Illicit drugs are not the only culprits when it comes to drastic rises in substance abuse. Between 2002 to 2013, problem drinking rose to the level of a public health crisis, especially among minorities and women, and to unprecedented levels in older adults. According to the CDC, in 2018 over 25% of high school students used a tobacco product in the past 30 days. Beyond the Juul fad that we commonly associate with youth, we have seen a rapid growth of e-cigarette use in adults, with 1/3 of current adult e-cigarette users being those that consider themselves “nonsmokers.”
When you start to look at the numbers it becomes clear: We don’t just have an opioid problem. We have an overall substance abuse problem. This doesn’t even factor in some of the other consumption related disorder (eating, gambling, screen addiction, etc.). Looking at these unhealthy relationships with external stimuli, you can’t help but wonder: What is happening in America to make matters so desperate?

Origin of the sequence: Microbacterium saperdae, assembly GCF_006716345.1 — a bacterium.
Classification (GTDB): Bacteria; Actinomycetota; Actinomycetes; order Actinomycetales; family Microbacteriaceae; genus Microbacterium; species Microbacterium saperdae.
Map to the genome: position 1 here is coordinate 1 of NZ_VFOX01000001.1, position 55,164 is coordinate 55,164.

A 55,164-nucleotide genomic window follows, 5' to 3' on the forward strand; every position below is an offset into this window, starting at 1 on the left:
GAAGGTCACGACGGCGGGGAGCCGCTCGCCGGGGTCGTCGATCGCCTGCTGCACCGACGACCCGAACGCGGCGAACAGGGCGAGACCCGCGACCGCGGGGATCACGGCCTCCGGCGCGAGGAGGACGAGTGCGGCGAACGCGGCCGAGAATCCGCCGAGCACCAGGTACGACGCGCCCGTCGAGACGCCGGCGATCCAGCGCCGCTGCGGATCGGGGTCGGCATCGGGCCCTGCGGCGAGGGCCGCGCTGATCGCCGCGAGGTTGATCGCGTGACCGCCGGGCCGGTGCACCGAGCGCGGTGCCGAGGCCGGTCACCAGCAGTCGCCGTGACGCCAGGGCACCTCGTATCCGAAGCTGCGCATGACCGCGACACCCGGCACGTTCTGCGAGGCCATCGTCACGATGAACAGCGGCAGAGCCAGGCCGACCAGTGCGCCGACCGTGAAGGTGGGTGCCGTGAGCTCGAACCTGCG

Deaths of despair
“Deaths of Despair” may sound like a line from an Edgar Allen Poe poem or a new Taking Back Sunday album, but it’s what’s at fault for decline in the average age of American life expectancy. Deaths of despair are commonly agreed upon as those involving drugs, alcohol, or suicide—deaths related to pain, distress, and social dysfunction. Adults between the ages of 18 to 34 have been hit particularly hard–in 2017, 36,000 died from a “death of despair.” For adults between the ages of 45 to 54, the mortality rate rose by a half percent each year from 1993 to 2013. While not as dramatic, that increase has accounted for an alarming decreased life expectancy. If you look at this time period from a societal standpoint, there are a few things that pop out: the Great Recession, the rise of social media, and a rise in loneliness.
While the Great Recession can’t account in its entirety for the current public health crisis, it has played a role. For every 1% increase of unemployment rates, there is a 3.6% increase in opioid-related deaths and 7% increase in emergency room visits, as well as an increased use of tobacco, problem drinking, and other illicit drugs. A comparison of data today versus data from of adults in the mid-1990s and early 2010s shows there have been significant increases of mental and emotional distress, especially among individuals with a lower socioeconomic status.